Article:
– Visas: The Commission has today proposed to amend the Visa Regulation. This would mean that when EU law no longer applies in the U.K, on 30 March 2019 in case of a no deal or at the end of the transition period in case of an orderly withdrawal, UK nationals would be exempt from any visa requirement for short stays in the EU. This is entirely conditional on the UK also granting reciprocal and non-discriminatory visa-free travel to EU citizens travelling to the UK. This is in line with the Commission’s commitment to put citizens first in the negotiations with the UK.
Over the past year, the Commission has screened the entire Union acquis (body of EU law) to examine whether any changes are needed in light of the UK’s withdrawal. To that effect, the Commission has adopted (and will adopt whenever necessary) specific, targeted legislative proposals to ensure that EU rules continue to function smoothly in a Union of 27 after the UK’s withdrawal. Today’s two proposals are part of this work. A full list of such legislative proposals is annexed to today’s Communication.
The proposed measures are specific, limited and targeted at remedying the negative impact of a disorderly withdrawal or at enabling the necessary adaptation of the legislation.
Notice on Travelling between EU and UK after 29 March 2019
Today’s notice outlines several areas where the UK’s withdrawal from the EU will have a significant impact on the ease of travelling between the EU and the UK post-Brexit. In case of a no deal scenario, EU law will stop applying to the UK at midnight on 29 March 2019 – certain entry and exit checks at the EU’s external border will be necessary. Goods entering the EU from the UK – in particular, of animal origin – may also be subject to customs controls and other related checks, controls and restrictions. Some licences and certificates, for example, drivers’ licences or pet passports, may also no longer be valid.
Over the past year, the Commission has held technical discussions with the EU27 Member States both on general issues of preparedness and on specific sectorial, legal and administrative preparedness steps. The Commission will step up its coordination and support efforts over the coming weeks, by organising a series of intensive preparedness seminars on a range of issues, including financial services, air transport, social security coordination, sanitary and phytosanitary requirements, amongst others.
On 29 March 2017, the United Kingdom notified the European Council of its intention to leave the European Union. Unless a ratified Withdrawal Agreement establishes another date or the European Council, in accordance with Article 50(3) of the Treaty on European Union and in agreement with the United Kingdom, unanimously decides that the Treaties cease to apply at a later date, all Union primary and secondary law will cease to apply to the United Kingdom from 30 March 2019, 00:00h (CET) (‘the withdrawal date’). The United Kingdom will then become a third country.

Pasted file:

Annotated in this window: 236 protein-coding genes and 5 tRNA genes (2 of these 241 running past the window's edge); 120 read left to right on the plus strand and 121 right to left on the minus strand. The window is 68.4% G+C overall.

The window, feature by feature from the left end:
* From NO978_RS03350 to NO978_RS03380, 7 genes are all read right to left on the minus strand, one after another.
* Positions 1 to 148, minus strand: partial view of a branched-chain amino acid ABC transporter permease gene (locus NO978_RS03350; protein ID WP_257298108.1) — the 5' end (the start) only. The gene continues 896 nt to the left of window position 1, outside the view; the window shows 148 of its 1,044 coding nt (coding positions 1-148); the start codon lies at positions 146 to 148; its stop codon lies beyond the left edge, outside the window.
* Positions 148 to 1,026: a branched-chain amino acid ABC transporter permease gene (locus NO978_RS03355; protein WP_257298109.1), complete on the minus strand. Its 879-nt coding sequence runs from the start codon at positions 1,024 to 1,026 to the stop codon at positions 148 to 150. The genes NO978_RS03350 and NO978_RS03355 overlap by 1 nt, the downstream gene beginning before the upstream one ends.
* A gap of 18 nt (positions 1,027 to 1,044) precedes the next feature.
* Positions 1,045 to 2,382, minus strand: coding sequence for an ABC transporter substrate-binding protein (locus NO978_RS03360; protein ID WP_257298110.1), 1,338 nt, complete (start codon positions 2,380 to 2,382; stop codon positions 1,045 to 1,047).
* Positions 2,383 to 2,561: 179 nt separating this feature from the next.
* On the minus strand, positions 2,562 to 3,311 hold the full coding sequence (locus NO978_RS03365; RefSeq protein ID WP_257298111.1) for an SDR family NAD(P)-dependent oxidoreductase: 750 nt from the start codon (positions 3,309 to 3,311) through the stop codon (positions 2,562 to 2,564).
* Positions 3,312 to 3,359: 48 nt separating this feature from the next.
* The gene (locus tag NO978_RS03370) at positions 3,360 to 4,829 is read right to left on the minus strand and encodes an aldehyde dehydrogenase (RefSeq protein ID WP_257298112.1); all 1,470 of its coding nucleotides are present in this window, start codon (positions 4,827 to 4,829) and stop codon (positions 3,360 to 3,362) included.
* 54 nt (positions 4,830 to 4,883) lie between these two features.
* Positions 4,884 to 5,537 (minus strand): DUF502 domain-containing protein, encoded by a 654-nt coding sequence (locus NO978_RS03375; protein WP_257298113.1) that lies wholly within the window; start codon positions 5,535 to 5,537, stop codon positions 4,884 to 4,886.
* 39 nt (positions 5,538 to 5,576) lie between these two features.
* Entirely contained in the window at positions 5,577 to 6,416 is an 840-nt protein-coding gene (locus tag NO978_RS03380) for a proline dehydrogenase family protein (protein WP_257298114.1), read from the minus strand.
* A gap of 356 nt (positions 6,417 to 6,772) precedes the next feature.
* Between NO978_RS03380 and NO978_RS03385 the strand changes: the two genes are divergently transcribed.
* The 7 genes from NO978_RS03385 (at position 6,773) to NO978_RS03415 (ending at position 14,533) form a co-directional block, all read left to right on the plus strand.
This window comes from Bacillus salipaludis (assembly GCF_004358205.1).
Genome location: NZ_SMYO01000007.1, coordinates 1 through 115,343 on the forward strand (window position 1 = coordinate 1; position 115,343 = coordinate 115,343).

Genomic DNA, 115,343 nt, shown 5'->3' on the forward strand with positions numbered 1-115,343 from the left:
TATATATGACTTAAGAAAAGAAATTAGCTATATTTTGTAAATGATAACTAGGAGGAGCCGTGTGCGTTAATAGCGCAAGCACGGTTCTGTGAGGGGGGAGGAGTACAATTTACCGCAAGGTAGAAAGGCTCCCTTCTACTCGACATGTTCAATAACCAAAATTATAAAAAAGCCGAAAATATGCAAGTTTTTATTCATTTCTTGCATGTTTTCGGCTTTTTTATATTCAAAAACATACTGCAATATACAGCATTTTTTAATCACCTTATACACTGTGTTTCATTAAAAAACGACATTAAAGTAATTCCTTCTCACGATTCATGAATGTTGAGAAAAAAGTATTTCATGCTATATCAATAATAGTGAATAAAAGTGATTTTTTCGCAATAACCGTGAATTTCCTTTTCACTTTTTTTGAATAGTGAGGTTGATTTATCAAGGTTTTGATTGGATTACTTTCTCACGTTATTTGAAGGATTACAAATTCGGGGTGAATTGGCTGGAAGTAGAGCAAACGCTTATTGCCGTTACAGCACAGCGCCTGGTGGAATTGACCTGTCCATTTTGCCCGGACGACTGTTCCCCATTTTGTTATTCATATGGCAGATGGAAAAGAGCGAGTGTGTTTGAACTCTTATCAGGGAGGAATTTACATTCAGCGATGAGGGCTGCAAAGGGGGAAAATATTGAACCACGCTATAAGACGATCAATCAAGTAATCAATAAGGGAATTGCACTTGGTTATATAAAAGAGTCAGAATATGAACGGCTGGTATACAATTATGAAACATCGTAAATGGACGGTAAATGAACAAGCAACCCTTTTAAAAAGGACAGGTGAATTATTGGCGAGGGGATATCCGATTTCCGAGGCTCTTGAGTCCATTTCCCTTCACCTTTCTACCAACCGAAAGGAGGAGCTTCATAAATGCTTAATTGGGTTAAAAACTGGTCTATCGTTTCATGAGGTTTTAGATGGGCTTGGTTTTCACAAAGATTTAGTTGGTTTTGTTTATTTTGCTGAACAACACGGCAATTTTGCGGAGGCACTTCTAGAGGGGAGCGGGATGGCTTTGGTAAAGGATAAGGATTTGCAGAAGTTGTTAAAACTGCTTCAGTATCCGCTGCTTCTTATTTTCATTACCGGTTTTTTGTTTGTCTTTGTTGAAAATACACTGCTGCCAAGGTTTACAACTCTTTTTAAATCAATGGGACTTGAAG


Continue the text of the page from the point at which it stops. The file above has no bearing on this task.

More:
Stakeholders, as well as national and EU authorities, therefore need to prepare for two possible main scenarios:
- If the Withdrawal Agreement is ratified before 30 March 2019, EU law will cease to apply to and in the UK on 1 January 2021, i.e. after a transition period of 21 months.
- If the Withdrawal Agreement is not ratified before 30 March 2019, there will be no transition period and EU law will cease to apply to and in the UK as of 30 March 2019. This is referred to as the “no deal” or “cliff-edge” scenario.
Over the past year, the Commission has published 78 sector-specific preparedness notices to inform the public about the consequences of the UK’s withdrawal in the absence of any Withdrawal Agreement. These are almost all available in all official EU languages. The Commission has also adopted eight legislative preparedness proposals for measures that must be adopted irrespective of whether the UK’s withdrawal is orderly or otherwise. For example, by 30 March 2019 the two London-based agencies – the European Medicines Agency and the European Banking Authority – as well as other UK-based bodies, like the Galileo Security Monitoring Centre, will be leaving the UK and a number of tasks performed by UK authorities will also have to be reassigned away from the UK.
The Commission’s preparedness work is coordinated by the Commission’s Secretariat-General.
For more information:
Factsheet: “Seven Things You Need To Know When Travelling between the UK and the EU after Brexit” (see attached)